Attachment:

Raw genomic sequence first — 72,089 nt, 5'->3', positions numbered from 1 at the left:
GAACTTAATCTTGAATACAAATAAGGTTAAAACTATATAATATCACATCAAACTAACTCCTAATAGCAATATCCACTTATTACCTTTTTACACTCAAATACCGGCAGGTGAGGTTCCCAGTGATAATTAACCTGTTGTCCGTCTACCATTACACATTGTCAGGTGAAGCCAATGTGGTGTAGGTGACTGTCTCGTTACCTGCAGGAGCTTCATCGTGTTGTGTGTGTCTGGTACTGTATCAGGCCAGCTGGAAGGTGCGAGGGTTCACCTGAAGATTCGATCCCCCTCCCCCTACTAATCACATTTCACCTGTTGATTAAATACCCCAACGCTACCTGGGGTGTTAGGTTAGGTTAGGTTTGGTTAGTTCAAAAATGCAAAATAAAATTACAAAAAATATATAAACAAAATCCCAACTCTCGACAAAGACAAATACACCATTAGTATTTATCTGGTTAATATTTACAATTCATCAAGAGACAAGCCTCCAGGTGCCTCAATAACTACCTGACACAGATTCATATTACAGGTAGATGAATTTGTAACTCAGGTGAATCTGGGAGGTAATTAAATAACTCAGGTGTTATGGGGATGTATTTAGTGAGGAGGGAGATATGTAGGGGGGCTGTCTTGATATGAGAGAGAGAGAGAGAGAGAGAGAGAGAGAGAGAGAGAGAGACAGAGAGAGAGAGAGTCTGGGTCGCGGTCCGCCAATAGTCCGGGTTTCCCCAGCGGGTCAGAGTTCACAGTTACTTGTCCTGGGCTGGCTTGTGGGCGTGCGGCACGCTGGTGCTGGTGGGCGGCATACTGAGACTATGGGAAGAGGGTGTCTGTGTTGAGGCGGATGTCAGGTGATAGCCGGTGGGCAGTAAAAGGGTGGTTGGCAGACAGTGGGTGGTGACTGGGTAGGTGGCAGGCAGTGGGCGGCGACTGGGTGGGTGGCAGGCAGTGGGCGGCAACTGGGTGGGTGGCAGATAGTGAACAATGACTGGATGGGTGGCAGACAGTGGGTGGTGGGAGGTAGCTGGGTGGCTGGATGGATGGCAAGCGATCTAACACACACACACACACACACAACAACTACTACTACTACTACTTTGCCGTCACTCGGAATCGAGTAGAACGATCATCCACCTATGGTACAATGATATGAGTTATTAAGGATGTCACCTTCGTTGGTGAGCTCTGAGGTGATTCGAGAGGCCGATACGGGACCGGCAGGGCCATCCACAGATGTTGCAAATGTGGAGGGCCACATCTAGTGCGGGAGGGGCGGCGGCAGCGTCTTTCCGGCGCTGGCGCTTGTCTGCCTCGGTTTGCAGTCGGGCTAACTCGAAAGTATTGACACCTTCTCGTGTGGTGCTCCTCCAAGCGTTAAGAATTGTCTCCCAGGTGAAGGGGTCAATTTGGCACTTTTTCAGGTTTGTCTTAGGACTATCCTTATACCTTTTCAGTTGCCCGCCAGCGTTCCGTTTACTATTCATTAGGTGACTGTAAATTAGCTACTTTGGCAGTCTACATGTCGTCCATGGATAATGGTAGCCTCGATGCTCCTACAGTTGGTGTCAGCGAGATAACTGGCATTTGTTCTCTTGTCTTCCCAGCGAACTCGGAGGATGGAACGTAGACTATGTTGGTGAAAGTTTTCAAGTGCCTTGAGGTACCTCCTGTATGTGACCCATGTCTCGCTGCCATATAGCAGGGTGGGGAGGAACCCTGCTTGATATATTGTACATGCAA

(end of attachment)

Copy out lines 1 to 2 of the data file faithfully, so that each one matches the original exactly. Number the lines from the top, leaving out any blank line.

Raw genomic sequence first — 72,089 nt, 5'->3', positions numbered from 1 at the left:
GAACTTAATCTTGAATACAAATAAGGTTAAAACTATATAATATCACATCAAACTAACTCCTAATAGCAATATCCACTTATTACCTTTTTACACTCAAATACCGGCAGGTGAGGTTCCCAGTGATAATTAACCTGTTGTCCGTCTACCATTACACATTGTCAGGTGAAGCCAATGTGGTGTAGGTGACTGTCTCGTTACCTGCAGGAGCTTCATCGTGTTGTGTGTGTCTGGTACTGTATCAGGCCAGCTGGAAGGTGCGAGGGTTCACCTGAAGATTCGATCCCCCTCCCCCTACTAATCACATTTCACCTGTTGATTAAATACCCCAACGCTACCTGGGGTGTTAGGTTAGGTTAGGTTTGGTTAGTTCAAAAATGCAAAATAAAATTACAAAAAATATATAAACAAAATCCCAACTCTCGACAAAGACAAATACACCATTAGTATTTATCTGGTTAATATTTACAATTCATCAAGAGACAAGCCTCCAGGTGCCTCAATAACTACCTGACACAGATTCATATTACAGGTAGATGAATTTGTAACTCAGGTGAATCTGGGAGGTAATTAAATAACTCAGGTGTTATGGGGATGTATTTAGTGAGGAGGGAGATATGTAGGGGGGCTGTCTTGATATGAGAGAGAGAGAGAGAGAGAGAGAGAGAGAGAGAGAGAGAGACAGAGAGAGAGAGAGTCTGGGTCGCGGTCCGCCAATAGTCCGGGTTTCCCCAGCGGGTCAGAGTTCACAGTTACTTGTCCTGGGCTGGCTTGTGGGCGTGCGGCACGCTGGTGCTGGTGGGCGGCATACTGAGACTATGGGAAGAGGGTGTCTGTGTTGAGGCGGATGTCAGGTGATAGCCGGTGGGCAGTAAAAGGGTGGTTGGCAGACAGTGGGTGGTGACTGGGTAGGTGGCAGGCAGTGGGCGGCGACTGGGTGGGTGGCAGGCAGTGGGCGGCAACTGGGTGGGTGGCAGATAGTGAACAATGACTGGATGGGTGGCAGACAGTGGGTGGTGGGAGGTAGCTGGGTGGCTGGATGGATGGCAAGCGATCTAACACACACACACACACACACAACAACTACTACTACTACTACTTTGCCGTCACTCGGAATCGAGTAGAACGATCATCCACCTATGGTACAATGATATGAGTTATTAAGGATGTCACCTTCGTTGGTGAGCTCTGAGGTGATTCGAGAGGCCGATACGGGACCGGCAGGGCCATCCACAGATGTTGCAAATGTGGAGGGCCACATCTAGTGCGGGAGGGGCGGCGGCAGCGTCTTTCCGGCGCTGGCGCTTGTCTGCCTCGGTTTGCAGTCGGGCTAACTCGAAAGTATTGACACCTTCTCGTGTGGTGCTCCTCCAAGCGTTAAGAATTGTCTCCCAGGTGAAGGGGTCAATTTGGCACTTTTTCAGGTTTGTCTTAGGACTATCCTTATACCTTTTCAGTTGCCCGCCAGCGTTCCGTTTACTATTCATTAGGTGACTGTAAATTAGCTACTTTGGCAGTCTACATGTCGTCCATGGATAATGGTAGCCTCGATGCTCCTACAGTTGGTGTCAGCGAGATAACTGGCATTTGTTCTCTTGTCTTCCCAGCGAACTCGGAGGATGGAACGTAGACTATGTTGGTGAAAGTTTTCAAGTGCCTTGAGGTACCTCCTGTATGTGACCCATGTCTCGCTGCCATATAGCAGGGTGGGGAGGAACCCTGCTTGATATATTGTACATGCAA